More and more online plan participant portals are providing retirement income projections and readiness status reports.
The goal is to shift participants’ focus from dollar balances to replacement income percentages. As this shift gains momentum, advisors and consultants should understand retirement income models; otherwise, they risk relying on black box calculations.
Knowing What You Don’t Know
Forecast reliability of factors like plan balances and Social Security benefits improve as participants near retirement, but some variables remain uncertain. The Congressional Budget Office discussed this issue in a recent report about retirement income-modeling, “Measuring the Adequacy of Retirement Income: A Primer.”
The report reviews the range of approaches used to define retirement income adequacy and notes that assumptions for variables, like investment returns, longevity, health and long-term care costs, influence outcomes: “For example, when projecting retirement income for future retirees, researchers could base their analyses on the average rates of return or they could also consider rates of return at the lower end or the higher end of the possible outcomes. Similarly, instead of using average life expectancy or health care costs, they could vary the projections about how long workers would live and what their health expenses would be, thus quantifying the effects of the unexpectedly small or large costs.”
Using Common Assumptions
According to Joleen Workman, vice president, retirement and income solutions with the Principal Financial Group in Des Moines, Iowa, the firm’s retirement income model starts by pulling in the available financial data for a participant, such as age, salary and plan account balances. “We include automatically any retirement money saved with Principal,” she explains. “For example, it could be another defined contribution plan, defined benefit, ESOP, a nonqualified plan. We would bring those values into our calculation along with a Social Security estimate.”
The Social Security benefit projection is based on normal retirement age and post-retirement spending levels are assumed to be 70 to 85 percent of pre-retirement costs. Participants can modify some inputs, Workman says, but other variables are provided by Principal’s corporate common assumptions team in the form of single-point estimates. The common assumptions team produces estimates for asset returns, inflation and life expectancy, among other factors, that are used firmwide.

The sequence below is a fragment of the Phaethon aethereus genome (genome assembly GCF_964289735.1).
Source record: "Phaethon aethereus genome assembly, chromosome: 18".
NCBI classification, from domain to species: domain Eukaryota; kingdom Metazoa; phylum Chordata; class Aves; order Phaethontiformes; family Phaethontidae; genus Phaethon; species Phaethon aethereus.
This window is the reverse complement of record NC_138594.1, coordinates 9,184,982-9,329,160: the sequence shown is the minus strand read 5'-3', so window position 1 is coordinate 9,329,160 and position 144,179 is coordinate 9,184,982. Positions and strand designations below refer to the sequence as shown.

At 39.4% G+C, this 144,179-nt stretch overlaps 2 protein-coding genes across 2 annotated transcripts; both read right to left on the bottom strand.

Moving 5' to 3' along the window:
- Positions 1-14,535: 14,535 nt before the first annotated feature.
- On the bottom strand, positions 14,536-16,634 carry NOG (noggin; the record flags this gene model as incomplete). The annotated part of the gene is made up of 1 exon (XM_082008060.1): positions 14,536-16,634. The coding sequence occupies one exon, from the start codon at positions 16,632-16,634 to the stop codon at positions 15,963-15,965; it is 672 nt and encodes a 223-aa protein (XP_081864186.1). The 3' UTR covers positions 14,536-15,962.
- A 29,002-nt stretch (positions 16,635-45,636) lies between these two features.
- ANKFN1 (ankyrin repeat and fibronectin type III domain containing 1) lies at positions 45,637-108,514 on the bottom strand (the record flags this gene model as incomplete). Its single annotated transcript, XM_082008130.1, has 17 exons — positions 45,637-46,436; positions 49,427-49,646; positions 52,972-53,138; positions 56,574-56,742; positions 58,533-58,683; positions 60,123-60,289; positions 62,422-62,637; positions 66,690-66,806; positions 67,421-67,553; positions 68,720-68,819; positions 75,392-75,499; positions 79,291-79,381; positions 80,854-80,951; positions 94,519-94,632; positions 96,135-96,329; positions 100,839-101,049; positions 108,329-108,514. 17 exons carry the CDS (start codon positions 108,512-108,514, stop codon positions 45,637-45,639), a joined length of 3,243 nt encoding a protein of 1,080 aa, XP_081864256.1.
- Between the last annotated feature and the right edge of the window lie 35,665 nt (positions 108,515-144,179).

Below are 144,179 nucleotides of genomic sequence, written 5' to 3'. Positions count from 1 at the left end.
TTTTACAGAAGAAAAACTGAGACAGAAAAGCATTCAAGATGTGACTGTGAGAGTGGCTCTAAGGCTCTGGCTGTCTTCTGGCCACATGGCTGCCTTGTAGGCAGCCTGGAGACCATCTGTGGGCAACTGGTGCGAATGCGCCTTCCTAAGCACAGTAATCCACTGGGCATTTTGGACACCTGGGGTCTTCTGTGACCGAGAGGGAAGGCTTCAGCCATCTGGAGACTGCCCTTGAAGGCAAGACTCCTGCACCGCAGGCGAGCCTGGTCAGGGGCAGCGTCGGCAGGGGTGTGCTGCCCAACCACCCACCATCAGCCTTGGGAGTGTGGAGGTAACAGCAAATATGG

Most participants aren’t interested in the forecasts’ derivations, so the challenge is to simplify the complicated assumptions, says Workman. That simplification effort results in a retirement wellness score. Participants can use on-screen tools to modify assumptions and immediately see the projected impact. “We found the more we can simplify through interactive visual tools, the more likely individuals are to take action,” she adds.
Forecasting with Simulations
Sunnyvale, Calif.-based Financial Engines works with a number of the largest plan recordkeepers and plan sponsors, says Wei Hu, vice president of financial research. Those arrangements provide employee data, including balances and participants’ retirement plan holdings. “We will also have learned about their employer’s matching scheme, so we will be able to project not only the employee contributions, but also the employer contributions,” says Hu. “We also start with an assumed retirement age of 65, but they can tell us if they plan to retire at a different age. ... If they don’t tell us anything, we would suggest a target replacement ratio, but they can customize that based on either a target replacement ratio of their own, or a bottoms-up estimate from budgeting tools that we also provide online, or with the help of an advisor.”
Participants can add information about other assets, such as spouses’ employer-sponsored plans and individual retirement accounts. Financial Engines has modeled close to 40,000 different investments that a person might hold in either a 401(k) or retail brokerage account and uses those models for its projections. “Then we can forecast the growth of their assets, whether it’s their own allocations that they start out with, or we can forecast what we would advise them to do over time, and come up with a projection for how much they might have at retirement, or into retirement,” says Hu.
Financial Engines runs Monte Carlo simulations to generate a range of potential investment performances, including down markets. The simulation inputs are forward-looking, not just statistical measures of past events, Hu explains: “We’re relying on decades of financial market history to help inform our forward-looking estimates, but we’re also imposing some discipline on the expectations to make sure that ... we’re not out of step with what financial markets have told us, we’re not out of step with financial theory, as well as consensus expectations of what asset classes might produce over the long term.”